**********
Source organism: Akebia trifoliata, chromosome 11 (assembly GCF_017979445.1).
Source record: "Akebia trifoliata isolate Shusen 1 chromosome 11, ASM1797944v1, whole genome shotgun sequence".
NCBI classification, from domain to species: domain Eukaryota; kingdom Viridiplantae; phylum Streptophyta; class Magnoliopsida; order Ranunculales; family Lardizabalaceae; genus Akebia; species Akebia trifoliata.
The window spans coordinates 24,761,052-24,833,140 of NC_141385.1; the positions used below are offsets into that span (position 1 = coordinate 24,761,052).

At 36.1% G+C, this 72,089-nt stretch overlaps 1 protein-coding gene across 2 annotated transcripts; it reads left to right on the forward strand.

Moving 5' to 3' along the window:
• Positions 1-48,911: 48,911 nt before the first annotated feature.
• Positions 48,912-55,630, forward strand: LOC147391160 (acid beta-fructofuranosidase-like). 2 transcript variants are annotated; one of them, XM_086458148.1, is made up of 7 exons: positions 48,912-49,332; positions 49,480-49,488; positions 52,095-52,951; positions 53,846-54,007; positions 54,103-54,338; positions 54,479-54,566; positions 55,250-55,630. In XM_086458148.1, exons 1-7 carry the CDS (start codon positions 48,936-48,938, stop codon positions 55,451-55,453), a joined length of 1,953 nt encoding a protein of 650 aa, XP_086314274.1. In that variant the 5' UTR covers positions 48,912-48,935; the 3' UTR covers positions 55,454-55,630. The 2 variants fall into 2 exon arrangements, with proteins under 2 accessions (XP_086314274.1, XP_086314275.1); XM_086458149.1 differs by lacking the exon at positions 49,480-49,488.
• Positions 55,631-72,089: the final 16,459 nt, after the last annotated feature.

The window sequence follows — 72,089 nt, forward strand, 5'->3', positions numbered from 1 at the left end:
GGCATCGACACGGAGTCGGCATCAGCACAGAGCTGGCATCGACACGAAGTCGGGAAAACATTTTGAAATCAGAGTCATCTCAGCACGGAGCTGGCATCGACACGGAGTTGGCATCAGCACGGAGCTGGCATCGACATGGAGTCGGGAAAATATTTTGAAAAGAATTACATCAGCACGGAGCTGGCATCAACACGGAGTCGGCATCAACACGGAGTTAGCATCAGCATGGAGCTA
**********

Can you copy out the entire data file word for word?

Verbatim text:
Source organism: Akebia trifoliata, chromosome 11 (assembly GCF_017979445.1).
Source record: "Akebia trifoliata isolate Shusen 1 chromosome 11, ASM1797944v1, whole genome shotgun sequence".
NCBI classification, from domain to species: domain Eukaryota; kingdom Viridiplantae; phylum Streptophyta; class Magnoliopsida; order Ranunculales; family Lardizabalaceae; genus Akebia; species Akebia trifoliata.
The window spans coordinates 24,761,052-24,833,140 of NC_141385.1; the positions used below are offsets into that span (position 1 = coordinate 24,761,052).

At 36.1% G+C, this 72,089-nt stretch overlaps 1 protein-coding gene across 2 annotated transcripts; it reads left to right on the forward strand.

Moving 5' to 3' along the window:
• Positions 1-48,911: 48,911 nt before the first annotated feature.
• Positions 48,912-55,630, forward strand: LOC147391160 (acid beta-fructofuranosidase-like). 2 transcript variants are annotated; one of them, XM_086458148.1, is made up of 7 exons: positions 48,912-49,332; positions 49,480-49,488; positions 52,095-52,951; positions 53,846-54,007; positions 54,103-54,338; positions 54,479-54,566; positions 55,250-55,630. In XM_086458148.1, exons 1-7 carry the CDS (start codon positions 48,936-48,938, stop codon positions 55,451-55,453), a joined length of 1,953 nt encoding a protein of 650 aa, XP_086314274.1. In that variant the 5' UTR covers positions 48,912-48,935; the 3' UTR covers positions 55,454-55,630. The 2 variants fall into 2 exon arrangements, with proteins under 2 accessions (XP_086314274.1, XP_086314275.1); XM_086458149.1 differs by lacking the exon at positions 49,480-49,488.
• Positions 55,631-72,089: the final 16,459 nt, after the last annotated feature.

The window sequence follows — 72,089 nt, forward strand, 5'->3', positions numbered from 1 at the left end:
GGCATCGACACGGAGTCGGCATCAGCACAGAGCTGGCATCGACACGAAGTCGGGAAAACATTTTGAAATCAGAGTCATCTCAGCACGGAGCTGGCATCGACACGGAGTTGGCATCAGCACGGAGCTGGCATCGACATGGAGTCGGGAAAATATTTTGAAAAGAATTACATCAGCACGGAGCTGGCATCAACACGGAGTCGGCATCAACACGGAGTTAGCATCAGCATGGAGCTA